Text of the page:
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Article
June 25, 1997

Implementation of the Ottawa Ankle Rules in FranceA Multicenter Randomized Controlled Trial

Author Affiliations

From the Délégation á l'Evaluation Médicale-Direction de la Prospective et de l'Information Médicale, Assistance Publique-Hôpitauxitaux de Paris (Drs Auleley, Ravaud, and Durieux), the Departments of Biostatistics and Medical Computing (Mr Giraudeau) and Orthopedics (Dr Nizard), Saint-Louis Hospital, Department of Orthopedics, Cochin Hospital (Dr Kerboull), Department of Orthopedics and Emergency Department,; Bichat Hospital (Dr Massin), Department of Orthopedics, Tenon Hospital (Dr Garreau de Loubresse), Paris, France; and Department of Medical Imaging, Raymond Poincaré Hospital, Garches, France (Dr Vallée).

JAMA. 1997;277(24):1935-1939. doi:10.1001/jama.1997.03540480035035
Abstract

Objectives.  —To assess the impact of the implementation of the Ottawa ankle rules on radiography requests in French hospitals during a 5-month intervention period and the impact of using posters alone to sustain the effect of the rules during a 5-month postintervention period.

Design.  —Multicenter randomized controlled trial preceded and followed by observational studies of radiological practices.

Setting.  —The emergency departments of 5 Paris university teaching hospitals of the Assistance Publique-Hôpitaux de Paris.

Patients.  —A total of 2218, 1911, and 851 patients—all aged 18 years and older—who were seen for acute ankle or midfoot injuries in emergency departments during preintervention, intervention, and postintervention periods, respectively.

Intervention.  —Implementation of the Ottawa ankle rules by emergency department physicians in the intervention hospitals (using meetings, posters, pocket cards, and data forms). During the postintervention period, posters alone were used to sustain the intervention effect.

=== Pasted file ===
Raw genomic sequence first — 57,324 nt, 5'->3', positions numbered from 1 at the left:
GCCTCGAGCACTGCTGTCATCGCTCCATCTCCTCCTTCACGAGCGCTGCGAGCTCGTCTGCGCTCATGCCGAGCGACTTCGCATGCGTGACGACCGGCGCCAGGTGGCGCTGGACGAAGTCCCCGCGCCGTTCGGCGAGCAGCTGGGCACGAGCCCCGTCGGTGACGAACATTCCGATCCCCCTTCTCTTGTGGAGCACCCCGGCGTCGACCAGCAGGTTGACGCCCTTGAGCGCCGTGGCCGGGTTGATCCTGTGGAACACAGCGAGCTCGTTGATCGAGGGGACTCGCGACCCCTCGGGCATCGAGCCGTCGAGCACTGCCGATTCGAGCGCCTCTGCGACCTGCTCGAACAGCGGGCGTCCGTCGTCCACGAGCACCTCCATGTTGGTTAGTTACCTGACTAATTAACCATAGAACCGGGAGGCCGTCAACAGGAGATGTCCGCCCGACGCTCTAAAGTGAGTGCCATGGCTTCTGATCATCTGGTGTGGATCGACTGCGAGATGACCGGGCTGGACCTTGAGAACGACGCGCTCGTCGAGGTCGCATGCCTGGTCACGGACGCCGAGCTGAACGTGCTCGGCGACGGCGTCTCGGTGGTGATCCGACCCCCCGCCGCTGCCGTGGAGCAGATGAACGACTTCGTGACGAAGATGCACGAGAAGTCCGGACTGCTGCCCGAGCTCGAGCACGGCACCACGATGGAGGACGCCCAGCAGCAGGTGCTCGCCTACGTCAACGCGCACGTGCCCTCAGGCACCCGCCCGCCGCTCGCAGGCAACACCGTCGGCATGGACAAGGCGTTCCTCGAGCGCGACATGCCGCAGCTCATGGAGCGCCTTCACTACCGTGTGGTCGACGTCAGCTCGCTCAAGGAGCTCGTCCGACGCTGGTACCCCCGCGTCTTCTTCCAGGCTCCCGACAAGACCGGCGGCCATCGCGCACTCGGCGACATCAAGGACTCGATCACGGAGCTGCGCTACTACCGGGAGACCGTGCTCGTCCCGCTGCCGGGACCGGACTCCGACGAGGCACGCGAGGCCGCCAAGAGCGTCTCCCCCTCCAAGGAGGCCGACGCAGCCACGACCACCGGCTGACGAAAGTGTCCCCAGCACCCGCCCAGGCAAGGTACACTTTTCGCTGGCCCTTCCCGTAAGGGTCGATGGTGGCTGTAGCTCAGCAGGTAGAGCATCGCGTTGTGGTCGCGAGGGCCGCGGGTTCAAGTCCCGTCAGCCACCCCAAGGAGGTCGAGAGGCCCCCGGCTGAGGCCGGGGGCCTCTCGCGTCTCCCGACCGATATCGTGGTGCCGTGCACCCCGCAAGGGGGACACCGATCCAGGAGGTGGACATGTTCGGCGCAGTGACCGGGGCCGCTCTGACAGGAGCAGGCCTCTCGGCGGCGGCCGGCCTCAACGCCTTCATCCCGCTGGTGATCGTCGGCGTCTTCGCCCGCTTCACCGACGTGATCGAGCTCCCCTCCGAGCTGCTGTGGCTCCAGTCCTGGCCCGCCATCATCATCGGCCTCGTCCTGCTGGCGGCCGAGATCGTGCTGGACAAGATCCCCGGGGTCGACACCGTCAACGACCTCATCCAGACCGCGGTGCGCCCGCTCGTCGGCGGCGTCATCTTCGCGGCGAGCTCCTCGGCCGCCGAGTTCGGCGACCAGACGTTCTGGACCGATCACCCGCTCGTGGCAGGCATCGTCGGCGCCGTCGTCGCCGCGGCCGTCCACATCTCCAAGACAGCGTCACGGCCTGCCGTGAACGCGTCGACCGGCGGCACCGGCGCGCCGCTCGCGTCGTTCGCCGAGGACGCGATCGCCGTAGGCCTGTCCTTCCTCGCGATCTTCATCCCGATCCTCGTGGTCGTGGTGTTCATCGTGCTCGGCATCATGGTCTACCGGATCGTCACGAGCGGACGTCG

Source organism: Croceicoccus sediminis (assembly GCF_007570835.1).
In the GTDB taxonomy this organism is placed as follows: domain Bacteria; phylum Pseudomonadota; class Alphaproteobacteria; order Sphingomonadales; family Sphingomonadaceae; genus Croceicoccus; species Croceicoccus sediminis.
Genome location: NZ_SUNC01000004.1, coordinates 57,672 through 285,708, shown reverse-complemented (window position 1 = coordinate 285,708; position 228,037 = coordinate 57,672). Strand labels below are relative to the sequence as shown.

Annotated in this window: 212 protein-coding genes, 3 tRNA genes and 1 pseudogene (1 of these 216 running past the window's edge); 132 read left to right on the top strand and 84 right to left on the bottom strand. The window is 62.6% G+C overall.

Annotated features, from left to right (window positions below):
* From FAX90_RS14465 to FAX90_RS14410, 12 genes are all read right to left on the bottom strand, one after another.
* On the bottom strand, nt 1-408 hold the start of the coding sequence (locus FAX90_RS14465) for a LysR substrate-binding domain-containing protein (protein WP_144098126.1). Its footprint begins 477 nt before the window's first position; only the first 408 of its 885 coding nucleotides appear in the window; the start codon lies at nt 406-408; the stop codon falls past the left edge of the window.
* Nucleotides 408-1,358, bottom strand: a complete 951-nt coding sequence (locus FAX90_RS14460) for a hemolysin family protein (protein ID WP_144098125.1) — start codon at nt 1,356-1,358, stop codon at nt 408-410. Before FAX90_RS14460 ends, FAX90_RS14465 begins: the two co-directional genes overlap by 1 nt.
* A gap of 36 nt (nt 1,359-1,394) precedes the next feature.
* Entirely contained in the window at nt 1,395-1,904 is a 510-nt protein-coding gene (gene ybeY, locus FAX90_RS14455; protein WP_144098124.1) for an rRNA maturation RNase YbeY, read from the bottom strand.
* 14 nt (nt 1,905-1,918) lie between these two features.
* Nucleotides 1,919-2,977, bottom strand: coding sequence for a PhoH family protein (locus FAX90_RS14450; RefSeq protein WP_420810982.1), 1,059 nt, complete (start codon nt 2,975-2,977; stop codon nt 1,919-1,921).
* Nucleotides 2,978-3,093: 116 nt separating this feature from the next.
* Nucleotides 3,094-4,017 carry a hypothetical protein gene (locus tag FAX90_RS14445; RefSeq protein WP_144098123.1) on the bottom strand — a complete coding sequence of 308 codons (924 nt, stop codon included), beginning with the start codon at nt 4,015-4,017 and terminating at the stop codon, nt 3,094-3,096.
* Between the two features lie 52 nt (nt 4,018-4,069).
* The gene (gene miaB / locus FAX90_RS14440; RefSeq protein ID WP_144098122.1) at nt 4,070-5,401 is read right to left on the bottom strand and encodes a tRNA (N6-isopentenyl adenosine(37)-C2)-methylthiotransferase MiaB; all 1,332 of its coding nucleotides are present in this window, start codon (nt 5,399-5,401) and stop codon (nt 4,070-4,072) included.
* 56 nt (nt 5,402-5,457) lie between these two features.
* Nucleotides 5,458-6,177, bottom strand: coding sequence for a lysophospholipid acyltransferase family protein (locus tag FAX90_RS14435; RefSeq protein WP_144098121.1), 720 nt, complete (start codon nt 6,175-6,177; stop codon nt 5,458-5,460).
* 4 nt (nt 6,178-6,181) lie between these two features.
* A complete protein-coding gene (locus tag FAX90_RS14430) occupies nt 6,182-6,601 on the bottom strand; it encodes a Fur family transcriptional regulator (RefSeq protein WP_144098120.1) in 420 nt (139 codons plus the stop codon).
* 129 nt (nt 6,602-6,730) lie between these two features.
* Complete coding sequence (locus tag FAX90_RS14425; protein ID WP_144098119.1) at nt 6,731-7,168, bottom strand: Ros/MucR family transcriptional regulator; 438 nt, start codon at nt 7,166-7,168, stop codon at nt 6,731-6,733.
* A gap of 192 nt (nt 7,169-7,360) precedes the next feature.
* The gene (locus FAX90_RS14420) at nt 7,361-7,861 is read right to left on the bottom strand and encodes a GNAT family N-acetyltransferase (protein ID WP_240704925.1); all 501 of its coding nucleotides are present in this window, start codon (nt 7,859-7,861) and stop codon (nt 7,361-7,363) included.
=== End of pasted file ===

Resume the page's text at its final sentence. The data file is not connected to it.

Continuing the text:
Main Outcome Measure.  —Percentage of patients for whom radiography was requested.

Results.  —During the preintervention period, 98% and 98.5% of patients were referred for radiography in the intervention and control groups, respectively. During the intervention period, the mean proportions of patients referred for radiography by physicians was 78.9% in the intervention group and 99% in the control group (P=.03). Between preintervention and intervention periods, a relative reduction of 22.4% (95% confidence interval [CI], 19.8%-24.9%) in radiography requests was observed in the intervention group, while requests increased by 0.5% (95% CI, 0%-1.4%) in the control group. During the postintervention period, the proportion of radiography requests in the intervention hospitals was lower than the proportion observed in the preintervention period (83.1% vs 98%).

Conclusions.  —Implementation of the Ottawa ankle rules significantly reduced radiography requests in French hospitals. Using a minimal postintervention implementation strategy, the effect of this intervention decreased but persisted after it was discontinued.

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